Criminal Justice Degrees Guide

Respectfully Quitting Your Job to Go On to Better Things

You have decided to take the big step in earning a criminal justice degree. This is without a doubt something to be celebrated. Yet, though you are now working on earning your education in a field which fascinates you and are therefore striving to begin a new career in something you feel passionate about, you may be feeling anxious about leaving your current job. However, do not fret too much about how to break the news to the bosses and coworkers you have known for so long. As long as you quit respectfully, there will not be any bridges to burn.

There are right ways and wrong ways to quit a job. One of the worst of the wrong ways to quit a job is to simply stop showing up. Not only is this ineffective because you will have your supervisors calling you repeatedly while you doggedly try to ignore your ringing cell phone, but this is also something that can violate a contract and therefore cost you money and future job offers. Quitting by simply not showing up also demonstrates cowardliness and unprofessionalism, which your ex-employer is likely to tell to any potential employer looking into your work history.

The best way to determine how to quit is to put yourself in your current employer’s shoes. If you were an employer and one of your employees was thinking about quitting, how would you prefer for him or her to go about it? Most likely, you would want to have ample time to make arrangements around the employee’s departure, such as potentially finding a replacement or at least redistributing the responsibilities, and you would also want the employee to be respectful, gracious, and helpful. This means that you should do all of these things yourself when you approach your boss. A two week’s notice is the standard for departure, so be sure to make your imminent exit known at least two weeks before you actually leave. This will give your boss plenty of time to prepare for your vacancy. Sometimes, your boss may even relieve you sooner so that you can have some extra time off before beginning your new career. Also, be sure to thank your boss for the opportunity you had working with him or her, even if you did not entirely enjoy your employment. This way, you are less likely to be faced with an angry response when you announce your departure.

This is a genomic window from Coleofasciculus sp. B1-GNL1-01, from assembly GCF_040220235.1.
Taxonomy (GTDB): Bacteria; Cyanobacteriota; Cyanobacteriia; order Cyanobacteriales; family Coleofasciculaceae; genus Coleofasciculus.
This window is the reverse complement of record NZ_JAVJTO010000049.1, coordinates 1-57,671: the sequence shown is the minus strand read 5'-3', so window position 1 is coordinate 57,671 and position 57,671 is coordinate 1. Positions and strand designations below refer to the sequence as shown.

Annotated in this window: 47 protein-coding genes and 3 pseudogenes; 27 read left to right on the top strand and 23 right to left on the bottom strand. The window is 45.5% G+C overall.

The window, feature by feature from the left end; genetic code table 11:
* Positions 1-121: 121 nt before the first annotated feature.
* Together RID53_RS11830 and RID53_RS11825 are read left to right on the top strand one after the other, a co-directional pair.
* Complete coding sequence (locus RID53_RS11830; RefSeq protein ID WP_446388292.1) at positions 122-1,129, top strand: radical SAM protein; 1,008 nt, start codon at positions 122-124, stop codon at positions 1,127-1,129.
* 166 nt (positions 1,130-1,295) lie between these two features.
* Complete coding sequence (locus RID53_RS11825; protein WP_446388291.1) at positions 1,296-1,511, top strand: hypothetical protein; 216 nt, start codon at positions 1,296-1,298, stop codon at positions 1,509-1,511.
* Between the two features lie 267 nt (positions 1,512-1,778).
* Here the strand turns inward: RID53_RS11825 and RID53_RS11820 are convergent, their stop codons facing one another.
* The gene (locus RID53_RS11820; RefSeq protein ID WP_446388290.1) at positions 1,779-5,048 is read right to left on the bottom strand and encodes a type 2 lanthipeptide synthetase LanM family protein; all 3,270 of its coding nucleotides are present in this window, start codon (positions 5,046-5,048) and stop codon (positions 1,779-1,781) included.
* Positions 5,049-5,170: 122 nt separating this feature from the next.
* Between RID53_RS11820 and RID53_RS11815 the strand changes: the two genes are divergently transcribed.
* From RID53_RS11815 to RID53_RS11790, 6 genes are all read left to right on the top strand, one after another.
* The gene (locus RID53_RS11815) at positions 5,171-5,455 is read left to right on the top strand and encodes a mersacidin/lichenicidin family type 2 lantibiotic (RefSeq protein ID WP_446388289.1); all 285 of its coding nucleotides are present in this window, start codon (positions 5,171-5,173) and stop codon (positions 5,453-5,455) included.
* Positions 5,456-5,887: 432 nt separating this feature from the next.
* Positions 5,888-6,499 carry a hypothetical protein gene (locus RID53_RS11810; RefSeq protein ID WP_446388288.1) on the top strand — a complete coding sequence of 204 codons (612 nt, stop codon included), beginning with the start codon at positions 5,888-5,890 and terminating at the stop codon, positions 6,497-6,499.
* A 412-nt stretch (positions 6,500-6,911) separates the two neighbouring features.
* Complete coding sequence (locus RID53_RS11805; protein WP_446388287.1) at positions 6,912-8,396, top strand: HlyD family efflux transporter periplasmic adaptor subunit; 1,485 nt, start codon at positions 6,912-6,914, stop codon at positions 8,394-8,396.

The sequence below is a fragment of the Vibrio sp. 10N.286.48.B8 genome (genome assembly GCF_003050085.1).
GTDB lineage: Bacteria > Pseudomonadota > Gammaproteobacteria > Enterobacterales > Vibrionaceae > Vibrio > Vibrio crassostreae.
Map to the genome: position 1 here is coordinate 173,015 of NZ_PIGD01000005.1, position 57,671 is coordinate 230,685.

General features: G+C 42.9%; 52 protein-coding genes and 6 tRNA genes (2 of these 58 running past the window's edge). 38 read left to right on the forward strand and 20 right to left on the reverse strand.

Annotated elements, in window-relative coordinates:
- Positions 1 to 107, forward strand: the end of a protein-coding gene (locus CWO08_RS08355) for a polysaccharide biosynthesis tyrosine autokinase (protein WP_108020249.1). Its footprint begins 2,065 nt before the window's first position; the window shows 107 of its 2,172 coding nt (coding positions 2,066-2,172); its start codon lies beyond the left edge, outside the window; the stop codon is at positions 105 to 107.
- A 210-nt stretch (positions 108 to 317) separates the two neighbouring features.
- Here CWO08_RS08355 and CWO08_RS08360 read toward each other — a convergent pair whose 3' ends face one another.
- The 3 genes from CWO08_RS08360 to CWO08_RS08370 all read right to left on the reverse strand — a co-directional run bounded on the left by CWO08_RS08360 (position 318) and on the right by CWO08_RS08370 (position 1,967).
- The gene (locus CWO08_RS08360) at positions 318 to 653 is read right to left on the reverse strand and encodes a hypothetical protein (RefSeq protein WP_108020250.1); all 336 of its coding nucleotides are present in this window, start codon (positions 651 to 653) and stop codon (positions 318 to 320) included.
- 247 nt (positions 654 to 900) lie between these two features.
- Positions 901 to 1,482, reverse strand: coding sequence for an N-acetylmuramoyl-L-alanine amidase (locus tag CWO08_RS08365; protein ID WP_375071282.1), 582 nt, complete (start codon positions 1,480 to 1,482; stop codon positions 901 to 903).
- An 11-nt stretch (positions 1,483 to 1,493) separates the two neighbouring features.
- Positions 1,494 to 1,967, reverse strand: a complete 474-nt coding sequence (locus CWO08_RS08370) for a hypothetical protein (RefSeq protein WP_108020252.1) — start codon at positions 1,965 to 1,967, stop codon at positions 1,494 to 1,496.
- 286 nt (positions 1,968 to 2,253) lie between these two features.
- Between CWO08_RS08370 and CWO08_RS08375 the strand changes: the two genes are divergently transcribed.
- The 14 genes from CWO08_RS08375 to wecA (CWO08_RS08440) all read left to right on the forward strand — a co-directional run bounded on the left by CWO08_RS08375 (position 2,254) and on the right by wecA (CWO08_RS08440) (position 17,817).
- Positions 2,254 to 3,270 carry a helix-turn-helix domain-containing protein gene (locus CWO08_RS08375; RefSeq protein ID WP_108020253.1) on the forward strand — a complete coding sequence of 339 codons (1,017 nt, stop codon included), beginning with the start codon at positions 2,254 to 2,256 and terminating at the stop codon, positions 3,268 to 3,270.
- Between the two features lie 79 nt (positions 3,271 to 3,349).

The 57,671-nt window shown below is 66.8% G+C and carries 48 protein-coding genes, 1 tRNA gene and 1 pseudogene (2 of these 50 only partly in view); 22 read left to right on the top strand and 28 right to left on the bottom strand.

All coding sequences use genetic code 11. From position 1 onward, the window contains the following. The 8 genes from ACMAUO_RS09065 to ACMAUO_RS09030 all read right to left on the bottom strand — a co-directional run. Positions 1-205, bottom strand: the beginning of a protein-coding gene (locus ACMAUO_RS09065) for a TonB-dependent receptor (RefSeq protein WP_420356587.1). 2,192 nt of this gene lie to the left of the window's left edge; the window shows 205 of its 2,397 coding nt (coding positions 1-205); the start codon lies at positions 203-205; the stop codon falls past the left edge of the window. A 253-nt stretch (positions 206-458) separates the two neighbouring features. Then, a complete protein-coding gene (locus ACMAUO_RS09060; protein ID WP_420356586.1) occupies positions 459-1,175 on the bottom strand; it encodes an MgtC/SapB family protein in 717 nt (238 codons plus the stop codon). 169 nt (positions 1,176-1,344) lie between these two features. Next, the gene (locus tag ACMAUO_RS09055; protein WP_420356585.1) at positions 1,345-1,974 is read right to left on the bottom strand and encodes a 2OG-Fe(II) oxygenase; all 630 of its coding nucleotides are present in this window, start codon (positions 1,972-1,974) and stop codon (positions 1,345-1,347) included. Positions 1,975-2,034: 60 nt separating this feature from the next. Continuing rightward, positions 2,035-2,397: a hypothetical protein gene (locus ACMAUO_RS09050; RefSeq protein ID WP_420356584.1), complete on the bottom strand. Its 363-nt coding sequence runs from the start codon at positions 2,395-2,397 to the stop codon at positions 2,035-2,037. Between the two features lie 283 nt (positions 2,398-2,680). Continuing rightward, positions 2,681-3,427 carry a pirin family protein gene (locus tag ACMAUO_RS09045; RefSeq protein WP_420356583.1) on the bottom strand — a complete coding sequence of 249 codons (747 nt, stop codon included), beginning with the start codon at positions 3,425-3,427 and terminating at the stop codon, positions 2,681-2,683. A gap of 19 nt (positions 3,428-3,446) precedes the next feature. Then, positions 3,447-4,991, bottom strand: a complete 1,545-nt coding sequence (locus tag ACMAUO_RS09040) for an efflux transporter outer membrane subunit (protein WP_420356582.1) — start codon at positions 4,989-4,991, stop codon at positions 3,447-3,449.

Quitting may seem like a tricky thing, but as long as you make sure that you do so with respect and gratitude, your current employer will wish you luck on your next endeavor.

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